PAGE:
Presumed ischemic optic neuropathyNonarteritic anterior ischemic optic neuropathy (NAION) is a relatively common cause of acute, painless vision loss in patients typically older than 50 years. Presentation is often associated with predisposing vasculopathic risk factors, but has also been reported as a complication of pregnancy. We describe a young, healthy female with disc drusen who suffered bilateral NAION due to postpartum blood loss. To our knowledge this is the first such case to be reported in the English-language ophthalmic literature.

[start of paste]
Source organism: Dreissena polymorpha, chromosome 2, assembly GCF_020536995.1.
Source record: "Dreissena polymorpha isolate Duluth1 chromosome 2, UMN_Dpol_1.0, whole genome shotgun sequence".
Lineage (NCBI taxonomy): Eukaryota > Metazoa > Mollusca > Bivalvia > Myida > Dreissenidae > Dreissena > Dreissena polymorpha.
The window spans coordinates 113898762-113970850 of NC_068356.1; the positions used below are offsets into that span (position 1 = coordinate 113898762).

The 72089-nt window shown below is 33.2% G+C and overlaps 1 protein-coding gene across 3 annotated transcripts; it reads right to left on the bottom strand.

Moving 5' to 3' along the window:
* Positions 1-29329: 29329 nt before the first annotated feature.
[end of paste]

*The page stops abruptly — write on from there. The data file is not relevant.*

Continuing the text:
Primary central nervous system lymphoma of the optic chiasmPrimary CNS lymphoma (PCNSL) is a rare form of extranodal, high-grade, non-Hodgkin lymphoma (NHL), accounting for approximately 3% of newly diagnosed brain tumors and 2 to 3% of all NHL.1 PCNSL can also arise from posttransplant lymphoproliferative disorder (PTLD), a disorder in patients with secondary immunodeficiency after a solid organ or hematopoietic stem cell transplant.2 PCNSL is characterized by rapid growth usually confined to the CNS and can originate in the brain, leptomeninges, spinal cord, or eyes.